One of the major reasons that the media is the way it is in the UK is due to the pattern of ownership. A very few large corporations and individuals own and dominate the media scene. So many of these owners go hand in glove with some of the corporations that should be being vigorously investigated by their papers. An incestuous relationship has built up. Editors may claim independence but the slavish way in which they follow the dictates of the owners is nowhere more clearly seen than in the Murdoch empire. Mr Murdoch decides which party his papers will support in a general election and they do. Equally, he is a Eurosceptic which is another view reflected in his papers.
What is needed is a root and branch examination of media ownership. There needs to be more diversity, allowing trust funded operations to proliferate. It is ironic that at a time of mass media communications by the likes of the web and social networking that ownership has actually concentrated. This needs to be broken down with the plurality of media being restored.
The values of journalism also need to be restored. It is ironic that with the internet explosion, the number of journalists producing papers has shrunk, becoming more desk bound. Many local papers due to “technology” are now produced by a handful of journalists.
The accountants who unfortunately control so many newspapers do not understand journalism and the need to build up sources and networks. For them, a body not tied to a desk, scanning websites is wasting time. This needs to change, good reliable relationships are crucial to being an effective journalist. It is unhealthy for journalism and society to reduce the journalist’s role to that of a glorified word processor, increasingly dependent on Public Relations industry for news.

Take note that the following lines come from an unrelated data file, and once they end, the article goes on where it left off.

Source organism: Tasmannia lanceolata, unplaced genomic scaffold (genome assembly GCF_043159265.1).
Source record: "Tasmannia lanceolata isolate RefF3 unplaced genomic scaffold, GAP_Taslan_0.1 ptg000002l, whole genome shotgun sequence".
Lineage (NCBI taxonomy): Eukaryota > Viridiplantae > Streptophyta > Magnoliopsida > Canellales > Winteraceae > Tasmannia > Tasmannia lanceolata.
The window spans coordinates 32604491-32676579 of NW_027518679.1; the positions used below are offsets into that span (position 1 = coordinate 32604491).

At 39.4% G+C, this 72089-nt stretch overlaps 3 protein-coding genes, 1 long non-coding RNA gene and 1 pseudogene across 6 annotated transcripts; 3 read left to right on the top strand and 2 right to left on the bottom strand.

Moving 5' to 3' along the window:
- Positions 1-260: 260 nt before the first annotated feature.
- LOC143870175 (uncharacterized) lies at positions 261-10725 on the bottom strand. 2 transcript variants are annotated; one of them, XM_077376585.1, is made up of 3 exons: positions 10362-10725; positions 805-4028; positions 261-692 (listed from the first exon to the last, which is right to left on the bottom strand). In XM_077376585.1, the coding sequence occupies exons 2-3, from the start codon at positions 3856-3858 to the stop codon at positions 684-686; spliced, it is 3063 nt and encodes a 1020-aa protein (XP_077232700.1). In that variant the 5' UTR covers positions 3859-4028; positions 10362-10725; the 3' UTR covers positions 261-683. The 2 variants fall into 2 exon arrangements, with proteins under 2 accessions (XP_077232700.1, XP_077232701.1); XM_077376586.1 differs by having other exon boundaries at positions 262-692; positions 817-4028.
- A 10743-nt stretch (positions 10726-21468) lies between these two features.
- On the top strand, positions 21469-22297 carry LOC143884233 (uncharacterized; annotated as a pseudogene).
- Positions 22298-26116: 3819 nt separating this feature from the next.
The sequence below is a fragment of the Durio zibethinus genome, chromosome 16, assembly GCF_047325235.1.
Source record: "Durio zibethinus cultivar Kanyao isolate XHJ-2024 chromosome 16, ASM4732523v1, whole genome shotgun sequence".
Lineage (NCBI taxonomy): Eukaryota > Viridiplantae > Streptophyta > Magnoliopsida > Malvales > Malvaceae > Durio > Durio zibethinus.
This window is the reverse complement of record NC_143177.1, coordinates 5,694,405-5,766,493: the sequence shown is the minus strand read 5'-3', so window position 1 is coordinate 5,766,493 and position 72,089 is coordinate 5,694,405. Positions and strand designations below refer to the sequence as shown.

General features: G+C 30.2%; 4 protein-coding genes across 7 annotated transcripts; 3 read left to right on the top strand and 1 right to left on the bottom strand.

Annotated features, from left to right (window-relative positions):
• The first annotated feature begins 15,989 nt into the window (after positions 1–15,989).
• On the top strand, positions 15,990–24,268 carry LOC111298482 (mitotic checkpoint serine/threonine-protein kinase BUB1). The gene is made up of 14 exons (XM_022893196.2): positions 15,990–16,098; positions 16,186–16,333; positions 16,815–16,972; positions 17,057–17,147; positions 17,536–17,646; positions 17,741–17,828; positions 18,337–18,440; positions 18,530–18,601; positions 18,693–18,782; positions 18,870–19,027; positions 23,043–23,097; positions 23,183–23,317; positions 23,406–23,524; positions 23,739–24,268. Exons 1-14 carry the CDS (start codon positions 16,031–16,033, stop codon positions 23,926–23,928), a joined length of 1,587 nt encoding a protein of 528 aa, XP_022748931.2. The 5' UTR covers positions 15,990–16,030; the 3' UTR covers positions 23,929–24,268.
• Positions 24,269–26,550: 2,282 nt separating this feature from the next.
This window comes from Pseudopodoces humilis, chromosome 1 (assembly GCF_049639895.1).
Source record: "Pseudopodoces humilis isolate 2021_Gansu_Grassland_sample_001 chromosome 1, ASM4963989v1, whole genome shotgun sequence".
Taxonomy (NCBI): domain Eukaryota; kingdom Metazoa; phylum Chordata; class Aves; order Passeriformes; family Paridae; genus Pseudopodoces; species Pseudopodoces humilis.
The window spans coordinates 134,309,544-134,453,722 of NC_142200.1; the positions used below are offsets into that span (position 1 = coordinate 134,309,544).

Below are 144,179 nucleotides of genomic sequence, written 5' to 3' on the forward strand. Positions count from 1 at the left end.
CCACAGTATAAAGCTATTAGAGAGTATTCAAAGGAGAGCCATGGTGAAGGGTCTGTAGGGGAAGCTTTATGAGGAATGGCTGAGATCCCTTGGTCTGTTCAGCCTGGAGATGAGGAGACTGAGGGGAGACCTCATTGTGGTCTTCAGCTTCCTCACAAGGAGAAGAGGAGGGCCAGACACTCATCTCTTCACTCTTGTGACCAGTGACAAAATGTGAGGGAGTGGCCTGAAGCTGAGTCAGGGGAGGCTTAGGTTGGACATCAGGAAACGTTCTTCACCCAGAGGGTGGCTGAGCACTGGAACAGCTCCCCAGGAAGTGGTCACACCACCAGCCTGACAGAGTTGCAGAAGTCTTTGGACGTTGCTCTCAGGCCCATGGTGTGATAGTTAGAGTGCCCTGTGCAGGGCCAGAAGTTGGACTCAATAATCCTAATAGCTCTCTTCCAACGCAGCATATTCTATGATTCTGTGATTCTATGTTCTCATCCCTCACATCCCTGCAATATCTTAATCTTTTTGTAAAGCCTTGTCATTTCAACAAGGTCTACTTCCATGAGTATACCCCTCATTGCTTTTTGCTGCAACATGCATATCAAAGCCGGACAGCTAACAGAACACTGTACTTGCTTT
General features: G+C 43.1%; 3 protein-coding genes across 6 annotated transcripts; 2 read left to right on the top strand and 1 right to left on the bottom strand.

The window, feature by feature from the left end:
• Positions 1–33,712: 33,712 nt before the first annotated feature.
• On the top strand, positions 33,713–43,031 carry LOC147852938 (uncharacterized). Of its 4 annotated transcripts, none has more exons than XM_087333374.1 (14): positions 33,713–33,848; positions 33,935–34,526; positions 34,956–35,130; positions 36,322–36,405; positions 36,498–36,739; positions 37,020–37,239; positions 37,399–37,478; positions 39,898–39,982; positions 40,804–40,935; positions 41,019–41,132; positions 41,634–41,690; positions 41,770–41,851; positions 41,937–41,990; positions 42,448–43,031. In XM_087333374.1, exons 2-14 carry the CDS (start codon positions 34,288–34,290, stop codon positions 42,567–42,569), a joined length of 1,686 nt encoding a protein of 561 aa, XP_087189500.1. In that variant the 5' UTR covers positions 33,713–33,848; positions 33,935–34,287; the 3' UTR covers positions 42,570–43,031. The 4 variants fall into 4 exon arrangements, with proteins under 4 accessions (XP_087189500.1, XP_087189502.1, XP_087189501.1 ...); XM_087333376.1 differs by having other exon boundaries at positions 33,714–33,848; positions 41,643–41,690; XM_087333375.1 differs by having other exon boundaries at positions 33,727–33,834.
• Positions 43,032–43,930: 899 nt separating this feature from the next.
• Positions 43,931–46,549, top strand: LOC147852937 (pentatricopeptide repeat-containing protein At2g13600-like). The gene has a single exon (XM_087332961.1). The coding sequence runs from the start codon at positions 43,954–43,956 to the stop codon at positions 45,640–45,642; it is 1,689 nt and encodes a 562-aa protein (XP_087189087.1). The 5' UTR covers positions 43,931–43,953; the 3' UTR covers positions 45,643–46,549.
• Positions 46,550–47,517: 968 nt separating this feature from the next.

All of these matters need to form part of an examination of the media industry. Ownership and what we should be looking for in a healthy democracy from journalism are crucial questions that need to be answered. Individuals need protection but any reform must not go too far by tying journalists hands to the extent that wrongdoing gets even more difficult to expose. It is crucial in looking at journalism that we do not throw the baby out with the bath water in seeking to clearly right the wrongs of the past

Monday, 11 July 2011

Tributes to Ronald Reagan show prevalence of historical amnesia